Shaping Tips for Professional Cultivators

Shaping Tips for Professional Cultivators

Hort How-To columnists Kurt & Kerrie Badertscher share a handful of canopy-shaping techniques that may benefit your bottom line.


This article originally appeared in the August 2017 print edition of Cannabis Business Times. To subscribe, click here.

 Canopy shape has a significant impact on your company’s bottom line, and that’s seen in the many different canopy shapes cultivators are trying out. No clear consensus has emerged on which approach is best, and that is not surprising for a young industry. These shapes are being created by growers using the familiar techniques of pruning, pinching, trellising and super cropping. Add light, nutrients, hormones and plant spacing to your shaping toolkit, and you can deliver the lowest-cost canopy management program for any growing situation. Here, we review a handful of canopy-shaping techniques and how they can impact your cannabis harvest’s bottom line.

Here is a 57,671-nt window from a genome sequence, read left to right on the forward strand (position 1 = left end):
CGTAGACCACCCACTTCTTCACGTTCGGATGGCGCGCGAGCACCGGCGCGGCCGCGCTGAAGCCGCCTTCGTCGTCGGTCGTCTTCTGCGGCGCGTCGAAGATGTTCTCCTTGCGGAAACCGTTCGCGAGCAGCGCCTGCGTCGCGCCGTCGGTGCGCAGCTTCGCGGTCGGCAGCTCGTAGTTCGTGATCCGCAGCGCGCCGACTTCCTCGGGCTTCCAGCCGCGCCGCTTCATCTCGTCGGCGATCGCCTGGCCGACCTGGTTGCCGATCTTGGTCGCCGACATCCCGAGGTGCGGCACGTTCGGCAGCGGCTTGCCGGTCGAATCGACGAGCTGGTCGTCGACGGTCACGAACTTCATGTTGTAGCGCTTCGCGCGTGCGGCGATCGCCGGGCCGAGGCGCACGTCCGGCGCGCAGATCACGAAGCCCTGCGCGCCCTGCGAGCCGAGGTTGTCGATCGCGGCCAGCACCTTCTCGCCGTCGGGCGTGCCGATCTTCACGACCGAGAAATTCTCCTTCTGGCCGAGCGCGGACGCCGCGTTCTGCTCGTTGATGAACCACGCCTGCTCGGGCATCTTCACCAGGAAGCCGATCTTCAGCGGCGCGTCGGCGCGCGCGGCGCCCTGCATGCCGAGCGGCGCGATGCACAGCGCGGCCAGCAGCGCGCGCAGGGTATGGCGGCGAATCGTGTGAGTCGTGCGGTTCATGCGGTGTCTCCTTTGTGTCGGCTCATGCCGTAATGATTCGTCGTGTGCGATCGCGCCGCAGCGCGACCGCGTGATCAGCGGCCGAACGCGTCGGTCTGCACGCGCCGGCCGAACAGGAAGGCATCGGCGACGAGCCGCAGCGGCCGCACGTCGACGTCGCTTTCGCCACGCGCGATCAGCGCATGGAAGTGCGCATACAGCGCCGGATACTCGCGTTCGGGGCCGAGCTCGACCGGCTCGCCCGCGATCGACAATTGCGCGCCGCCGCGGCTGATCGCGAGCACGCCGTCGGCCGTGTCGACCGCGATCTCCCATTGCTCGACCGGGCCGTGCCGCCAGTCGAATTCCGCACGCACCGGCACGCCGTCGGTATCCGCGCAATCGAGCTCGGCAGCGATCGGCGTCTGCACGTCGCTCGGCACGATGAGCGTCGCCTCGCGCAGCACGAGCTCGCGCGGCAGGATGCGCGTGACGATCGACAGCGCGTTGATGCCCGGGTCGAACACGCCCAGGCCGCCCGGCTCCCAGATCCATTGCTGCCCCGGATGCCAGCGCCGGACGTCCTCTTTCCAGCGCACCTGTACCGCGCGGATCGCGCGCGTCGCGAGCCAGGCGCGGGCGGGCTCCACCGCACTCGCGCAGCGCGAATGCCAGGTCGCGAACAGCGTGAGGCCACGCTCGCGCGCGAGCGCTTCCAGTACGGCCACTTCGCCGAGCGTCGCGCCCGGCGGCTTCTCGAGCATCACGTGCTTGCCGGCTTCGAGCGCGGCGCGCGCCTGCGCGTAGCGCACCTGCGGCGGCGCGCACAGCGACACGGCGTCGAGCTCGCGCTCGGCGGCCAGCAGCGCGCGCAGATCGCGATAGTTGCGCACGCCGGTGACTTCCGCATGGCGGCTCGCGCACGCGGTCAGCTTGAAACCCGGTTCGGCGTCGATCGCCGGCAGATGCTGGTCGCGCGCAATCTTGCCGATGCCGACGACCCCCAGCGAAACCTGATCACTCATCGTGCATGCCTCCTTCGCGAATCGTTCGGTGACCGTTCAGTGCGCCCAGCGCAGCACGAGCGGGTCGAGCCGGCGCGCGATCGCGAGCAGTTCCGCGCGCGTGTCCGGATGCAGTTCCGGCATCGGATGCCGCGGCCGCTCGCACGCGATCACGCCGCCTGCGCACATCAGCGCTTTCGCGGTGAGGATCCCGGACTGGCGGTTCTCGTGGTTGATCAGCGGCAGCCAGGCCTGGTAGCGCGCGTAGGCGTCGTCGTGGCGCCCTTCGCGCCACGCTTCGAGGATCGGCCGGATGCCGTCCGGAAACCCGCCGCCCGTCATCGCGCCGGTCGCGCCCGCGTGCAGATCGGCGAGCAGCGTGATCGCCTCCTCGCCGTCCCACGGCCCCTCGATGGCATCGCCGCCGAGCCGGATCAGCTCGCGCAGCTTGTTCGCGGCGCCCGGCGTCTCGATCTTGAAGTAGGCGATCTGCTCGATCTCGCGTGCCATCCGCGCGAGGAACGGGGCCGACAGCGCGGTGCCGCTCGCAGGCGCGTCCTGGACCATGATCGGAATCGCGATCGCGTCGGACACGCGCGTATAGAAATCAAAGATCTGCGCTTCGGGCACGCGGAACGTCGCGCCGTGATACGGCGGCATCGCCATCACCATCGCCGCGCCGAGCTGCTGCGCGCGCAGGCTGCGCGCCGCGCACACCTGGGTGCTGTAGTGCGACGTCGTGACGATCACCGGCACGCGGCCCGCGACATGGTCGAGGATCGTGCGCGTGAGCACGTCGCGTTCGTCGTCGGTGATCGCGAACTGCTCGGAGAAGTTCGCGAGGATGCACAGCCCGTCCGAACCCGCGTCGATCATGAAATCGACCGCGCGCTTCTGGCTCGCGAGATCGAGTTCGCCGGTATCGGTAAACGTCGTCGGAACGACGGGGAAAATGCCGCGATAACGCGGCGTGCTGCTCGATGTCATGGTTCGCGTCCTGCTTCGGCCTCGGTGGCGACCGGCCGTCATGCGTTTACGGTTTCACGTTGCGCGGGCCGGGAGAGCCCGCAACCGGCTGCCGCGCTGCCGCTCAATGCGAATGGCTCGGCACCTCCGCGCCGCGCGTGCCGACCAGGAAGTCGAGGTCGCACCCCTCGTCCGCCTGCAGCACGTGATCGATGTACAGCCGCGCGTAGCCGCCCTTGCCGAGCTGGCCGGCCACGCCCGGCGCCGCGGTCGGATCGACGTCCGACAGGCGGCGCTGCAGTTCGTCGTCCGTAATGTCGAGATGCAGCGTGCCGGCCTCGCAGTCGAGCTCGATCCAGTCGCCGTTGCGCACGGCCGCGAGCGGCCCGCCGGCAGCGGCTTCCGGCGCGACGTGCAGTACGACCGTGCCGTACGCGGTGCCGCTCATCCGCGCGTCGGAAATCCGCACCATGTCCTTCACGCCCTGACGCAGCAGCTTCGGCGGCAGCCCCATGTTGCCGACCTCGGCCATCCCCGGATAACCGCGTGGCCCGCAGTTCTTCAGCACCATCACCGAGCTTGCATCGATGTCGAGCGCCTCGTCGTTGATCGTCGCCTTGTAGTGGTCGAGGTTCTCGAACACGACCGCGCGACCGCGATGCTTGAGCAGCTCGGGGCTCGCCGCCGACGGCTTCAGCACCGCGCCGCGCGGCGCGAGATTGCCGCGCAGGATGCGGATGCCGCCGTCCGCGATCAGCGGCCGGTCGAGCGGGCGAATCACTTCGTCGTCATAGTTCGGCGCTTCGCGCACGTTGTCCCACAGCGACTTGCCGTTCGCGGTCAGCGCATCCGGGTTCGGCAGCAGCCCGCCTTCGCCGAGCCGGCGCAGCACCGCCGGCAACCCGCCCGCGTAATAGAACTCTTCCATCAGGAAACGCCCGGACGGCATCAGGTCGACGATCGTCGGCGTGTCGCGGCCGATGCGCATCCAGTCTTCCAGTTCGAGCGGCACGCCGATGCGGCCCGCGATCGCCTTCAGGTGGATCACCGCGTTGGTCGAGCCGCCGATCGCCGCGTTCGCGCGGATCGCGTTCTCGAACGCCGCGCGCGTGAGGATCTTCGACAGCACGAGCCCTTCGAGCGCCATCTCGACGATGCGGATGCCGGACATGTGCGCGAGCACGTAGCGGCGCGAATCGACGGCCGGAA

It’s always easiest to do nothing. Many strains grow into bush-like forms with no effort on the grower’s part. So if a grower selects only such strains, they can duck a significant amount of labor. Sativa-dominant strains, on the other hand, often have tall and skinny phenotypes. Even they can be transformed into bushier shapes with the right handling, but the grower must decide if it is cheaper to coerce those plants into a higher-yielding shape or just plant more of them. The answer to that and other shaping questions comes from assessing the cost of producing a given plant size and shape against the additional yield attributable to the shaping.


Pinching off growing points manipulates hormone levels, a process to which all plants are remarkably responsive. Growing points produce auxins, whose presence at certain levels suppresses side branch growth. Reduce or eliminate the auxin levels with a pinch, and that suppression signal is lost resulting in increased side branch growth.


To read the full article in Cannabis Business Times' August edition, click here.

Photo by Vanessa Stump